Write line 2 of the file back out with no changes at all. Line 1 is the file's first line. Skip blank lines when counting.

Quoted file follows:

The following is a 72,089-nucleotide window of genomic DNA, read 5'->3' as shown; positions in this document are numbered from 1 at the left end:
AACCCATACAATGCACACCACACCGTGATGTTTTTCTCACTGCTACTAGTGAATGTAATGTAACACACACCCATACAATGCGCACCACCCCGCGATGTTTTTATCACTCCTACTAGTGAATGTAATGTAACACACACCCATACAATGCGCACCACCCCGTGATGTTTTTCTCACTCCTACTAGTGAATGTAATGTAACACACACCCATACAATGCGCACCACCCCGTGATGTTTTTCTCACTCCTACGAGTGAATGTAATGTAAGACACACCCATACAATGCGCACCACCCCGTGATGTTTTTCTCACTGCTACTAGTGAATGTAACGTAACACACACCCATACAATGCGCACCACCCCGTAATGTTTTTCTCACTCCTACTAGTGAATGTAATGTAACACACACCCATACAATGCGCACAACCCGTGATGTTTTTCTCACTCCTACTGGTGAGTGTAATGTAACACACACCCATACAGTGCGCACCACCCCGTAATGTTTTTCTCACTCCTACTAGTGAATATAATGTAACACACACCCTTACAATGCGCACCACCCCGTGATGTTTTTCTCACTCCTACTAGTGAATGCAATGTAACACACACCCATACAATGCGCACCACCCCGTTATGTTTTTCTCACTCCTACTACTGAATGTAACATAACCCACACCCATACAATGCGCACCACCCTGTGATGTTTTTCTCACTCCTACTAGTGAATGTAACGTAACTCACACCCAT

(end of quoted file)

AACCCATACAATGCACACCACACCGTGATGTTTTTCTCACTGCTACTAGTGAATGTAATGTAACACACACCCATACAATGCGCACCACCCCGCGATGTTTTTATCACTCCTACTAGTGAATGTAATGTAACACACACCCATACAATGCGCACCACCCCGTGATGTTTTTCTCACTCCTACTAGTGAATGTAATGTAACACACACCCATACAATGCGCACCACCCCGTGATGTTTTTCTCACTCCTACGAGTGAATGTAATGTAAGACACACCCATACAATGCGCACCACCCCGTGATGTTTTTCTCACTGCTACTAGTGAATGTAACGTAACACACACCCATACAATGCGCACCACCCCGTAATGTTTTTCTCACTCCTACTAGTGAATGTAATGTAACACACACCCATACAATGCGCACAACCCGTGATGTTTTTCTCACTCCTACTGGTGAGTGTAATGTAACACACACCCATACAGTGCGCACCACCCCGTAATGTTTTTCTCACTCCTACTAGTGAATATAATGTAACACACACCCTTACAATGCGCACCACCCCGTGATGTTTTTCTCACTCCTACTAGTGAATGCAATGTAACACACACCCATACAATGCGCACCACCCCGTTATGTTTTTCTCACTCCTACTACTGAATGTAACATAACCCACACCCATACAATGCGCACCACCCTGTGATGTTTTTCTCACTCCTACTAGTGAATGTAACGTAACTCACACCCAT